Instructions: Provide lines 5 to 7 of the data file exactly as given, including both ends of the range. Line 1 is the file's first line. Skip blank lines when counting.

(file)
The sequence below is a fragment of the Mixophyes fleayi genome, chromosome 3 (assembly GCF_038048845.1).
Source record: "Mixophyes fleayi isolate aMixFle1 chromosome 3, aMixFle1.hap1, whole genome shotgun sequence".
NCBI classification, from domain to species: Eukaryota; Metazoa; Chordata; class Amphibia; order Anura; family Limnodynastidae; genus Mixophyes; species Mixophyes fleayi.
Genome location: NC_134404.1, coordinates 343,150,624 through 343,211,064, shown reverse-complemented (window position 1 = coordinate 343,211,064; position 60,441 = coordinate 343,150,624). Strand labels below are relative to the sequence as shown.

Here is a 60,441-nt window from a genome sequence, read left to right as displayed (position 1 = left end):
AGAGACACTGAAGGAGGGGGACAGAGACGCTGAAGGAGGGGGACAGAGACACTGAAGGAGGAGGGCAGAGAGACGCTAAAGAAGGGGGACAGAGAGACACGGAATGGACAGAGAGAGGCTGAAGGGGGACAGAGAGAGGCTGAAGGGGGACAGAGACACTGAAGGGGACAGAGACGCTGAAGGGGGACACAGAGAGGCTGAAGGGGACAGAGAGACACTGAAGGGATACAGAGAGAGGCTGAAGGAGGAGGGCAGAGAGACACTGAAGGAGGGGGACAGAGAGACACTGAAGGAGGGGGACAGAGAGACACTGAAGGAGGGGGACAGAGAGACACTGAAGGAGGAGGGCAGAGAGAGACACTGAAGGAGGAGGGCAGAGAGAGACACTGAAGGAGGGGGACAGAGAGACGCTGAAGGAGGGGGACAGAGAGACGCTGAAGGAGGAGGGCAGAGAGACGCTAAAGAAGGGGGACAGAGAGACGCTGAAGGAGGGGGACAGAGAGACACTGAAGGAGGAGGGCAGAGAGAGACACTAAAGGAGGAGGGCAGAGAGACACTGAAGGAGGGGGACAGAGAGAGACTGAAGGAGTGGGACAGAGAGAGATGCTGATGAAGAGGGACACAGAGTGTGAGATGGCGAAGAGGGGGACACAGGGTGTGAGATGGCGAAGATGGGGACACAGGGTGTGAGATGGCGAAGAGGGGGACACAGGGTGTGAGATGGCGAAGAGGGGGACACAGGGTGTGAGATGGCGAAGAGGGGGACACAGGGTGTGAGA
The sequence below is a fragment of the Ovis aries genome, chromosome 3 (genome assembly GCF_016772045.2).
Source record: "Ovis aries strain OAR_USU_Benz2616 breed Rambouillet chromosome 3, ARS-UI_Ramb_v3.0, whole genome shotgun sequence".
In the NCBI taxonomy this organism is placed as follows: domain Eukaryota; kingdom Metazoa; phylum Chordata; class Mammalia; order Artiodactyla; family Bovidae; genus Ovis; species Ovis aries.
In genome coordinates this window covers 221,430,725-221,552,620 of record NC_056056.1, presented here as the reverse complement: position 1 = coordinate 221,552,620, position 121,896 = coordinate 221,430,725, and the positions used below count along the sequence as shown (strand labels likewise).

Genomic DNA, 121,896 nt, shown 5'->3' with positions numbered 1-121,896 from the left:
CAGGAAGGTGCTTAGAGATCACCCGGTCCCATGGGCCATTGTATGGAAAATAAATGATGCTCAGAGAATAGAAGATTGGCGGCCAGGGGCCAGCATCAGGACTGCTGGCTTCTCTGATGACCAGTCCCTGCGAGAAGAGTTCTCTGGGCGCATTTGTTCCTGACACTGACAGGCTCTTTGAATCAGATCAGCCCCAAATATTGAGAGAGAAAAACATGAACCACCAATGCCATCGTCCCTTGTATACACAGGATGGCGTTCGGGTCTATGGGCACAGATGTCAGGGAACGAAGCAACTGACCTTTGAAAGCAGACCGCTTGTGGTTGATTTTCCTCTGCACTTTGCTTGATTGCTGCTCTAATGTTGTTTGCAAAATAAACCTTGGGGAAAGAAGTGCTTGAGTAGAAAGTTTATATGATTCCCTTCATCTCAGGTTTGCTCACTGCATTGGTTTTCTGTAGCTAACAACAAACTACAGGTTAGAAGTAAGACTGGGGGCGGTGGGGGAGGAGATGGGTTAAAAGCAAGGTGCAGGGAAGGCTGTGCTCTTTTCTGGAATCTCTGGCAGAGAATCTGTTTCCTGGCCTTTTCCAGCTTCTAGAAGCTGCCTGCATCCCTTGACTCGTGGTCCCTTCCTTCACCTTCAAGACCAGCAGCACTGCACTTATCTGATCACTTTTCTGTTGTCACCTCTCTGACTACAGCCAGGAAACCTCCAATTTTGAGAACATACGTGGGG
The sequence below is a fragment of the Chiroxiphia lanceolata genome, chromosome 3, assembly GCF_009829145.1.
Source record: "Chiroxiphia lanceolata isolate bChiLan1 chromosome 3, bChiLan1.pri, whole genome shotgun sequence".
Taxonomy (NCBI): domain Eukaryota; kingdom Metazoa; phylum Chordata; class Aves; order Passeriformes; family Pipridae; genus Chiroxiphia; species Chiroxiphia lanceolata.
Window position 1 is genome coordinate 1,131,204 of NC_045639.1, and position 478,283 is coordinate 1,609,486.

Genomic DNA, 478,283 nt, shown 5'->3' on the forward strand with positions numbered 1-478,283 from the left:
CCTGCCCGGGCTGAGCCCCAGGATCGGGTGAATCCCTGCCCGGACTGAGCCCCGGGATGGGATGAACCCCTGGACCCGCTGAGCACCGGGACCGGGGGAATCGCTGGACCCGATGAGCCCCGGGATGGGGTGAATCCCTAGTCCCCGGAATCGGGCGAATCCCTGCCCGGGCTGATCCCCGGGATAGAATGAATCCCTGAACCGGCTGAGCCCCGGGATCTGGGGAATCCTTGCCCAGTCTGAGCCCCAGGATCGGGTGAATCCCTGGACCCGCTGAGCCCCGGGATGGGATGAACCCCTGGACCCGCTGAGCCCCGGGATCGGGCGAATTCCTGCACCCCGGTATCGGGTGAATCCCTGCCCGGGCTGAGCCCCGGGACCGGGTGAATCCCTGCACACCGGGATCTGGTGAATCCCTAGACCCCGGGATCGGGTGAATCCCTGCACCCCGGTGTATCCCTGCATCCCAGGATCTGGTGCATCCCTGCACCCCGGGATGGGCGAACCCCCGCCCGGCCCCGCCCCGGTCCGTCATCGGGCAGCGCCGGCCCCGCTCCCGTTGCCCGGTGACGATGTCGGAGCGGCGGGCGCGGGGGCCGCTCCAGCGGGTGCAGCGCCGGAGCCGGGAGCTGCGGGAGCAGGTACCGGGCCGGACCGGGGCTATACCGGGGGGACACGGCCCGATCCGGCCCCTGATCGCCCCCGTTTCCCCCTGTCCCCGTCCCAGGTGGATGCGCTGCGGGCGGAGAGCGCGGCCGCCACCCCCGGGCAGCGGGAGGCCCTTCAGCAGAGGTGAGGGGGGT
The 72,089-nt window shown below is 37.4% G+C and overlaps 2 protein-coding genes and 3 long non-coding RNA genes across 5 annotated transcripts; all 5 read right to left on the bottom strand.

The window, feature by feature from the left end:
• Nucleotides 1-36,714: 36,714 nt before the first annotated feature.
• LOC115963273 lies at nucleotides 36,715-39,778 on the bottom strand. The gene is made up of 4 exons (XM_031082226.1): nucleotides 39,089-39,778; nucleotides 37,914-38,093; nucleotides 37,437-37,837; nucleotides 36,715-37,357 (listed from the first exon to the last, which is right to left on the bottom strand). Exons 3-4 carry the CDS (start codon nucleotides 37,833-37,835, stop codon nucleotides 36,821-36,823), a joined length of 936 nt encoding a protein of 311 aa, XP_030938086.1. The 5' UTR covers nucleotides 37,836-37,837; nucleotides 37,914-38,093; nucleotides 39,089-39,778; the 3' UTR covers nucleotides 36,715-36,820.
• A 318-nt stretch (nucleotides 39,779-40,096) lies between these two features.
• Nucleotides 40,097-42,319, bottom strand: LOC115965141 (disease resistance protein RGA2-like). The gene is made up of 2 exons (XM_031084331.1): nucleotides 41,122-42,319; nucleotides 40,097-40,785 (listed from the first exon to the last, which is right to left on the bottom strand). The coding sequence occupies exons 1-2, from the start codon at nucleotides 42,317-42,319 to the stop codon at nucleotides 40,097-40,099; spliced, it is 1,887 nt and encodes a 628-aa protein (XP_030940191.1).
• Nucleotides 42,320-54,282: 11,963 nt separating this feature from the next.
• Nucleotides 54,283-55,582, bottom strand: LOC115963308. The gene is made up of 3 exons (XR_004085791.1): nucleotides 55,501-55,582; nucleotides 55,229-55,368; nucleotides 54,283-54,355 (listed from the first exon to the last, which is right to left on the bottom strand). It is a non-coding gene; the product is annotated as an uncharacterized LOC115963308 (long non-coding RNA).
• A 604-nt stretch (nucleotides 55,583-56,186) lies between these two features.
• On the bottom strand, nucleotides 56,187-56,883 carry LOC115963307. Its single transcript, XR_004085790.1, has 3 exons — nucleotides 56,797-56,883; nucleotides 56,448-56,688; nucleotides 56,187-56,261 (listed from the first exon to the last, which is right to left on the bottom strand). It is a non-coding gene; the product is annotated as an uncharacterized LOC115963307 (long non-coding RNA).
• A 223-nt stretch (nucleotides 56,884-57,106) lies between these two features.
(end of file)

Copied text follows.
Here is a 60,441-nt window from a genome sequence, read left to right as displayed (position 1 = left end):
AGAGACACTGAAGGAGGGGGACAGAGACGCTGAAGGAGGGGGACAGAGACACTGAAGGAGGAGGGCAGAGAGACGCTAAAGAAGGGGGACAGAGAGACACGGAATGGACAGAGAGAGGCTGAAGGGGGACAGAGAGAGGCTGAAGGGGGACAGAGACACTGAAGGGGACAGAGACGCTGAAGGGGGACACAGAGAGGCTGAAGGGGACAGAGAGACACTGAAGGGATACAGAGAGAGGCTGAAGGAGGAGGGCAGAGAGACACTGAAGGAGGGGGACAGAGAGACACTGAAGGAGGGGGACAGAGAGACACTGAAGGAGGGGGACAGAGAGACACTGAAGGAGGAGGGCAGAGAGAGACACTGAAGGAGGAGGGCAGAGAGAGACACTGAAGGAGGGGGACAGAGAGACGCTGAAGGAGGGGGACAGAGAGACGCTGAAGGAGGAGGGCAGAGAGACGCTAAAGAAGGGGGACAGAGAGACGCTGAAGGAGGGGGACAGAGAGACACTGAAGGAGGAGGGCAGAGAGAGACACTAAAGGAGGAGGGCAGAGAGACACTGAAGGAGGGGGACAGAGAGAGACTGAAGGAGTGGGACAGAGAGAGATGCTGATGAAGAGGGACACAGAGTGTGAGATGGCGAAGAGGGGGACACAGGGTGTGAGATGGCGAAGATGGGGACACAGGGTGTGAGATGGCGAAGAGGGGGACACAGGGTGTGAGATGGCGAAGAGGGGGACACAGGGTGTGAGATGGCGAAGAGGGGGACACAGGGTGTGAGA
The sequence below is a fragment of the Ovis aries genome, chromosome 3 (genome assembly GCF_016772045.2).